Aerodynamically, this means manned aircraft displace more air, causing the product being applied to go deep into the crop canopy for excellent coverage.
Additionally, thanks to extensive research done by the USDA’s Aerial Application Technology Research Unit and the EPA, manned aircraft have sophisticated spray nozzle models showing how products applied aerially are dispersed based on aircraft size, aircraft speed, wake vortices, windspeed, temperature, boom length, droplet size and many other factors. However, these models only apply to traditional manned aircraft that are either single-rotor helicopters or single prop airplanes moving at high speeds.
The models are not applicable to multi-rotor drones moving much slower and weighing much less. New spray models applicable to unmanned aircraft with two, three, four or even eight rotors need to be developed to show how airflow is affecting the movement of applied materials from a drone before anyone can confidently state the efficaciousness of UAVs.
This research has been sparsely conducted on drones, if at all, compared to the nearly 100 years of data that has been accumulated on manned single prop/rotor aircraft.
The efficacy and drift aspects are things that pesticide manufacturers, state regulators and the EPA are concerned about and are looking into as part of their role to ensure occupational and environmental health.
Applications made by UAVs might not be in compliance with EPA policy. As mentioned in Fact No. 4, the models used by the EPA to calculate aerial drift only apply to traditional manned aircraft.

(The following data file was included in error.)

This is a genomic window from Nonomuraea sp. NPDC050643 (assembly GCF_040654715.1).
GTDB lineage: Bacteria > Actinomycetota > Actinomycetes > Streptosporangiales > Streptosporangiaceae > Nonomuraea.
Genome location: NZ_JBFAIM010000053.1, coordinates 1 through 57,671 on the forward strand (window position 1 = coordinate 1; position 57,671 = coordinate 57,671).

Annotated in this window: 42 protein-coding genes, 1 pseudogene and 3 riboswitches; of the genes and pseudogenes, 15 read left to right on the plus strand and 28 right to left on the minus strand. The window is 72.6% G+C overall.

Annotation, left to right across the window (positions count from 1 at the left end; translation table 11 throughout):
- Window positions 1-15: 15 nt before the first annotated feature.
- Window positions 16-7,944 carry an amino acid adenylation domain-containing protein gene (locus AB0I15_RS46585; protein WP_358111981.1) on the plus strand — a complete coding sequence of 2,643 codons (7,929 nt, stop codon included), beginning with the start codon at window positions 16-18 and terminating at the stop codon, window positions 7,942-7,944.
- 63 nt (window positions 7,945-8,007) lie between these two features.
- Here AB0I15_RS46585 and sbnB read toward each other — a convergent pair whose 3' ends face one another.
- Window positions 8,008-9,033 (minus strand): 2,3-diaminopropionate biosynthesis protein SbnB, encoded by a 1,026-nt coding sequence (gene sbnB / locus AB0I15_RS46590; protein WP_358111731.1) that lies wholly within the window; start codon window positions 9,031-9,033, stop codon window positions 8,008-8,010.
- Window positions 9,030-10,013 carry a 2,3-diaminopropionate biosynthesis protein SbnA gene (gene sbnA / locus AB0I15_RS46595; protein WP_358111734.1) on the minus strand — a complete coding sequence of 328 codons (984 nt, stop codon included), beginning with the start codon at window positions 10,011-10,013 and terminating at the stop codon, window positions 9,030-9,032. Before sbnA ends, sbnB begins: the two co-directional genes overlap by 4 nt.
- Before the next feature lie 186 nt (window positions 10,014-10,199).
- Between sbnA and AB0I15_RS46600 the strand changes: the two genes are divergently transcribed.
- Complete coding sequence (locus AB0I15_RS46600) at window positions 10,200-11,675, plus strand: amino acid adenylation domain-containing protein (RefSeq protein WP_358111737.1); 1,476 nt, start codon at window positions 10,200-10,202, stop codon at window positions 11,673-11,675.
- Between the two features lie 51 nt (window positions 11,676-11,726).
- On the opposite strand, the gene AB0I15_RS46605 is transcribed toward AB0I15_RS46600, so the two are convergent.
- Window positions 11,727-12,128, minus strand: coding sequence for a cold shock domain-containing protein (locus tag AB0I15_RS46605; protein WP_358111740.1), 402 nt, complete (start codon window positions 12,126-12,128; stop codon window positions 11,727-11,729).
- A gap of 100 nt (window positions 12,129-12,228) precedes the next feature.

The purpose of running these models is for the EPA to create a legally binding label that details the time, manner and place a pesticide can be used that is applied aerially.
Due to legal requirements to conduct the precise and methodical work that goes into developing models to ensure the safe use of these products by air via manned aircraft, similar policy must be followed to develop label language on the proper way to safely apply these products by drone. In addition, certain claims have been made by drone manufacturers that raise questions as to whether even current aerial pesticide labels are being followed by them correctly.
For example, one UAV manufacturer with a 5.9-gallon capacity tank claimed its drone was capable of covering 37 acres per load. To achieve 37 acres per load with a 5.9-gallon tank, the drone would need to apply at an application rate of 0.16 gallons per acre.
No product registered in the U.S. even remotely allows for such a low broadcast application rate, ground or aerial, due to efficacy and off-target movement of product concerns.
This same manufacturer described its UAV as capable of creating a uniform droplet size of 20 to 100 microns. It is well established within the pesticide application community that droplets less than 100 microns in diameter are at high risk for drifting off target. This means that entire spray volume from the UAV would likely drift away instead of depositing on the intended target.
NAAA welcomes the use of UAVs in agriculture—whether for application or imaging or other yet-to-be-determined uses—and believes under the right conditions they can be a useful tool for growers to help produce the food, fiber and biofuel needed for our growing world.
However, while this technology develops it is vital that it follows established, confirmed procedures that ensure its safe, effective and protective use. It is also important that presently the public knows the capabilities of existing manned aircraft technology, which already treats a significant percentage all cropland in the U.S. in this manner.
This publication has been adapatated by Cédric Giboulot for Centraledrones.com 's readers.